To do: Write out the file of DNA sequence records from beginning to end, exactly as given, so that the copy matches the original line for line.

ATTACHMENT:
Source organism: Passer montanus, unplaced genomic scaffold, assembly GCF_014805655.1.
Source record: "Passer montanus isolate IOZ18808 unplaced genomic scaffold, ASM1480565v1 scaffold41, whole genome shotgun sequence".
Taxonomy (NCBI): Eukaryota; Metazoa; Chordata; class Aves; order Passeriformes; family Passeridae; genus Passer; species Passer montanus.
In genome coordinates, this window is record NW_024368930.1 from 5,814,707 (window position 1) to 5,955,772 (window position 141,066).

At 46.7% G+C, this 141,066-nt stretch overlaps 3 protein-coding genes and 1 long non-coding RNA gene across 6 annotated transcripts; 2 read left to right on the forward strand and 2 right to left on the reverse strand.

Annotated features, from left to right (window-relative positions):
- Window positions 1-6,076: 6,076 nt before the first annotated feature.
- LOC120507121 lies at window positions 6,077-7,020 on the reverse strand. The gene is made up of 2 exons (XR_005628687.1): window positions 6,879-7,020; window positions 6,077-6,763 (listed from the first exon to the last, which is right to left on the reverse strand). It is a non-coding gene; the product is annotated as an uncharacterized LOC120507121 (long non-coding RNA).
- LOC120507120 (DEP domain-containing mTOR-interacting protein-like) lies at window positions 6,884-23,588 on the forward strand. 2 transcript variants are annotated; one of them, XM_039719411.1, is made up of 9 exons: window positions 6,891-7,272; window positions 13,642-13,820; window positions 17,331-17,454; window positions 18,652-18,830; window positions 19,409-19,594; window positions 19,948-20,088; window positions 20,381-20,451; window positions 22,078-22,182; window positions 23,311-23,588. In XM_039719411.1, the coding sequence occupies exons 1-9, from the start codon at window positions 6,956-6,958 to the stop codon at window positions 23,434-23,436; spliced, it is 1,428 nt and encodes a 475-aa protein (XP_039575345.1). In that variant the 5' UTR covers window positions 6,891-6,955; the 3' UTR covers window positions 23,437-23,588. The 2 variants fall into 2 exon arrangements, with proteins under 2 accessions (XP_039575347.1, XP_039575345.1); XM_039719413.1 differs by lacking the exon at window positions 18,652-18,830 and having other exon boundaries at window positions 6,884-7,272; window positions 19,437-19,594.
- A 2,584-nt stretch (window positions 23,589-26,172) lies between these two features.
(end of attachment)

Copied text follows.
Source organism: Passer montanus, unplaced genomic scaffold, assembly GCF_014805655.1.
Source record: "Passer montanus isolate IOZ18808 unplaced genomic scaffold, ASM1480565v1 scaffold41, whole genome shotgun sequence".
Taxonomy (NCBI): Eukaryota; Metazoa; Chordata; class Aves; order Passeriformes; family Passeridae; genus Passer; species Passer montanus.
In genome coordinates, this window is record NW_024368930.1 from 5,814,707 (window position 1) to 5,955,772 (window position 141,066).

At 46.7% G+C, this 141,066-nt stretch overlaps 3 protein-coding genes and 1 long non-coding RNA gene across 6 annotated transcripts; 2 read left to right on the forward strand and 2 right to left on the reverse strand.

Annotated features, from left to right (window-relative positions):
- Window positions 1-6,076: 6,076 nt before the first annotated feature.
- LOC120507121 lies at window positions 6,077-7,020 on the reverse strand. The gene is made up of 2 exons (XR_005628687.1): window positions 6,879-7,020; window positions 6,077-6,763 (listed from the first exon to the last, which is right to left on the reverse strand). It is a non-coding gene; the product is annotated as an uncharacterized LOC120507121 (long non-coding RNA).
- LOC120507120 (DEP domain-containing mTOR-interacting protein-like) lies at window positions 6,884-23,588 on the forward strand. 2 transcript variants are annotated; one of them, XM_039719411.1, is made up of 9 exons: window positions 6,891-7,272; window positions 13,642-13,820; window positions 17,331-17,454; window positions 18,652-18,830; window positions 19,409-19,594; window positions 19,948-20,088; window positions 20,381-20,451; window positions 22,078-22,182; window positions 23,311-23,588. In XM_039719411.1, the coding sequence occupies exons 1-9, from the start codon at window positions 6,956-6,958 to the stop codon at window positions 23,434-23,436; spliced, it is 1,428 nt and encodes a 475-aa protein (XP_039575345.1). In that variant the 5' UTR covers window positions 6,891-6,955; the 3' UTR covers window positions 23,437-23,588. The 2 variants fall into 2 exon arrangements, with proteins under 2 accessions (XP_039575347.1, XP_039575345.1); XM_039719413.1 differs by lacking the exon at window positions 18,652-18,830 and having other exon boundaries at window positions 6,884-7,272; window positions 19,437-19,594.
- A 2,584-nt stretch (window positions 23,589-26,172) lies between these two features.